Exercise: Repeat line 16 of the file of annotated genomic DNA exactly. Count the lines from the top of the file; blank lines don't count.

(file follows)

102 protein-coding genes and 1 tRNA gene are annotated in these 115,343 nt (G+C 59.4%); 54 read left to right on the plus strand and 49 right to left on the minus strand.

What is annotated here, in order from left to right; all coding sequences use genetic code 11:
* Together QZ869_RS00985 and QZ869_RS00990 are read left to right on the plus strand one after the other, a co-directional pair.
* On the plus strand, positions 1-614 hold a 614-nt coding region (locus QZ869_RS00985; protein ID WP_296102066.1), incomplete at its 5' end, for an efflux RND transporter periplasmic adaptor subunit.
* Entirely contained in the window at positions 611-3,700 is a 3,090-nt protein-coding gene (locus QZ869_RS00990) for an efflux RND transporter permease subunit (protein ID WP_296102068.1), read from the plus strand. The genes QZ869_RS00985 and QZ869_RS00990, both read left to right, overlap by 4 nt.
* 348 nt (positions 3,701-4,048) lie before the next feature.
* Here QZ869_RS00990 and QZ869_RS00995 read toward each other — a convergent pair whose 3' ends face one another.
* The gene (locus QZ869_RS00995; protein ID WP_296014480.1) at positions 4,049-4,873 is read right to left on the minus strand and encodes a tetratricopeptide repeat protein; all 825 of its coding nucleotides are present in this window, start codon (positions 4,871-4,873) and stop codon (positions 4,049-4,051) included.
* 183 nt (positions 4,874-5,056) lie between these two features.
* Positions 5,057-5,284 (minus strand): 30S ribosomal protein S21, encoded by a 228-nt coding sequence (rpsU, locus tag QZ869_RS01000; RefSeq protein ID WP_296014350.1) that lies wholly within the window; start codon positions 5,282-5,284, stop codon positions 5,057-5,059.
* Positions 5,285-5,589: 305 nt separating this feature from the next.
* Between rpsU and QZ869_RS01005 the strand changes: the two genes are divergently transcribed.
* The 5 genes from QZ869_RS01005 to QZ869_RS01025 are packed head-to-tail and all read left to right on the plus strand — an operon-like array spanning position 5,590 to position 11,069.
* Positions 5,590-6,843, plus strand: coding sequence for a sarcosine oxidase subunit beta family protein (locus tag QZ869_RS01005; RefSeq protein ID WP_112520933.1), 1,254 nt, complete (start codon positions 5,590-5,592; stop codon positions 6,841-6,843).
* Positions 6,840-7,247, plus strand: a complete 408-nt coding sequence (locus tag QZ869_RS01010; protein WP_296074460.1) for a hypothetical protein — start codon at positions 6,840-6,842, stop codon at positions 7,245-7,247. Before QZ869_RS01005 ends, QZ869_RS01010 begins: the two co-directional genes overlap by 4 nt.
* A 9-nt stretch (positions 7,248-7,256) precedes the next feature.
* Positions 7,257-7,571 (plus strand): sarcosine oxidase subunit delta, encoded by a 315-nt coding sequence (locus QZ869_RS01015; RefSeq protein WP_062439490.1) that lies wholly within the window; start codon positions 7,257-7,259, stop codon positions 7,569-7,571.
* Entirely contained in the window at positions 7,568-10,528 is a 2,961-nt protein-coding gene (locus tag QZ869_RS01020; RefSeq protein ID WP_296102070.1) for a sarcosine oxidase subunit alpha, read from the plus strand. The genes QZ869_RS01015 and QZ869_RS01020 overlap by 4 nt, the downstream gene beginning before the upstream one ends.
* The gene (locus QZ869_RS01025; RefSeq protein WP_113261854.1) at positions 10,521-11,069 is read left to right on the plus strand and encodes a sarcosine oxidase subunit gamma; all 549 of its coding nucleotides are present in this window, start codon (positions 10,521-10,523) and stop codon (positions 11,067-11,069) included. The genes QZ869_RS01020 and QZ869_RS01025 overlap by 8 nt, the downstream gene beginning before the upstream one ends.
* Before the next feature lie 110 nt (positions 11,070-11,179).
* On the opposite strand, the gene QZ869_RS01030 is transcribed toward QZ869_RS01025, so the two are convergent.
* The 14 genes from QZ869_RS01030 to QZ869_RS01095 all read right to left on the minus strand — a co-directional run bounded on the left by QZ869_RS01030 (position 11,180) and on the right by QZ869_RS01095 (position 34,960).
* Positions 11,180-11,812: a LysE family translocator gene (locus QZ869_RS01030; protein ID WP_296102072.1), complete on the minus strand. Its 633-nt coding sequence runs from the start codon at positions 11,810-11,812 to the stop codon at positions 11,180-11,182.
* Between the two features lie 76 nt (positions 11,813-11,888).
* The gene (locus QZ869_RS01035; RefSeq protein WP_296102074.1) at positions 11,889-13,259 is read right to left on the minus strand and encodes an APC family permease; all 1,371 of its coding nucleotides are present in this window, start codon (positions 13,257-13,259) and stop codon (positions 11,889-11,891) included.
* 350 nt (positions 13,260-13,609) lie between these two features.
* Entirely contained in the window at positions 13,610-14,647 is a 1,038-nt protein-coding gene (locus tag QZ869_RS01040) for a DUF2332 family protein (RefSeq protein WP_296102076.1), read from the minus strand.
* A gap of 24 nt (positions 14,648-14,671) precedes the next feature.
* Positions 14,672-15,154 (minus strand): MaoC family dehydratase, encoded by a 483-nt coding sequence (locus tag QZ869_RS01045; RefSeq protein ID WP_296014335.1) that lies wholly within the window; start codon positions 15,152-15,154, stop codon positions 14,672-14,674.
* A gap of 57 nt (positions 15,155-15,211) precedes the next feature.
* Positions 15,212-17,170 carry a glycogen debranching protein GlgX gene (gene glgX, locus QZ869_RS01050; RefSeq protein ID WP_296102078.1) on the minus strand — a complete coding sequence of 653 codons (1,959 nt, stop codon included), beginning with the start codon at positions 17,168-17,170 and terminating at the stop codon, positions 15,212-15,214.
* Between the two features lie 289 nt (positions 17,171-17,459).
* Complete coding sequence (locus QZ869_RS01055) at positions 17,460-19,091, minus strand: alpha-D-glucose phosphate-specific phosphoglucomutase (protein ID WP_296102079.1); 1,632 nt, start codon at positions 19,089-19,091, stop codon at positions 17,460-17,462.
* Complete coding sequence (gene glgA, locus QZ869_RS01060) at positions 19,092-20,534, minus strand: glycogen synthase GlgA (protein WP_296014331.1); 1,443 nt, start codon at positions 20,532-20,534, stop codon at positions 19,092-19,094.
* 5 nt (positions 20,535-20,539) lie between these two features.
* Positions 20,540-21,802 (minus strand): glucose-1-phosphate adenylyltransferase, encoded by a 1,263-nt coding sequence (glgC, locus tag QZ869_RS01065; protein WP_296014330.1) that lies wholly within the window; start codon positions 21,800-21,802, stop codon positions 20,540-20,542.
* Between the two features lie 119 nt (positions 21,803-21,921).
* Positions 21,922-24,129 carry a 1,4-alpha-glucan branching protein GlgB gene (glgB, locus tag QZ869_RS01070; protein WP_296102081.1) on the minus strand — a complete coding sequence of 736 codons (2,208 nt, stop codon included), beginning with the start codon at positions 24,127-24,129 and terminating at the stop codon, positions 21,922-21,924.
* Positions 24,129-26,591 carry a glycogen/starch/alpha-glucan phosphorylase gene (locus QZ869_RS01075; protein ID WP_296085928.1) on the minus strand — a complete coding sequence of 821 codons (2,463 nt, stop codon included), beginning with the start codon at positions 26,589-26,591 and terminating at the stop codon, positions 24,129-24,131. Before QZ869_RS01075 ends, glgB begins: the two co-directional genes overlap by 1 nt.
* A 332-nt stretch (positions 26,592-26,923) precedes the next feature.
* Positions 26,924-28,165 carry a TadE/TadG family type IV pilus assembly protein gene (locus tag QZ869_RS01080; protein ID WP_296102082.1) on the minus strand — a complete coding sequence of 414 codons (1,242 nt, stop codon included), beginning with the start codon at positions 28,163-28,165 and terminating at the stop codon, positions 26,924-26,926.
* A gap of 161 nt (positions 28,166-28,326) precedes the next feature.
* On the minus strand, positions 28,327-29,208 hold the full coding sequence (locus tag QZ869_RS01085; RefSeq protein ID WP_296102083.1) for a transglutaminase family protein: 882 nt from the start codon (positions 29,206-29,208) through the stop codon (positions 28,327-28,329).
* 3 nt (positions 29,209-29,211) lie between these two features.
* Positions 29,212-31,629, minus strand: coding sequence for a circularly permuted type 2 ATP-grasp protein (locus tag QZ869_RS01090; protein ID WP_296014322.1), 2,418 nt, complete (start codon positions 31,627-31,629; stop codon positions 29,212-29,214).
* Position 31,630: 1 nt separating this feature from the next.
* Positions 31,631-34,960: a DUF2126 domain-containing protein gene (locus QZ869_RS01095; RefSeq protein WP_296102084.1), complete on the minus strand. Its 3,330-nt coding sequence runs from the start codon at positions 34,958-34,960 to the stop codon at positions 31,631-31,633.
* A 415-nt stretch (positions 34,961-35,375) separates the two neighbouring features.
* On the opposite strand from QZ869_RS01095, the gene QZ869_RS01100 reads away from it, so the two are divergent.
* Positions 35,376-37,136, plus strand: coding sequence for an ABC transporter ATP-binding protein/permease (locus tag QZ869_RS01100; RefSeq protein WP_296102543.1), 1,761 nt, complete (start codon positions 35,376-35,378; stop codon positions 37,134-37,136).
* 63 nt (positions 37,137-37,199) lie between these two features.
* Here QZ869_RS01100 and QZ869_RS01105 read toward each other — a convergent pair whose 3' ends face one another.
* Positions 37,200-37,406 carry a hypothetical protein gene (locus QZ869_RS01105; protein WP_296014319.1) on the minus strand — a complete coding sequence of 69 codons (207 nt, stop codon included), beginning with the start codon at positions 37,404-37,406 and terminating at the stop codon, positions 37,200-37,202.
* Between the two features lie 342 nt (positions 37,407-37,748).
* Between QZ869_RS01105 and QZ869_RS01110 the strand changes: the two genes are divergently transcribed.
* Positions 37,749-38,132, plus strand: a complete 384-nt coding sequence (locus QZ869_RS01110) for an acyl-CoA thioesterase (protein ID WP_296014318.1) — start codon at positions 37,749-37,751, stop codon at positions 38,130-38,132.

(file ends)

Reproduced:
* A 9-nt stretch (positions 7,248-7,256) precedes the next feature.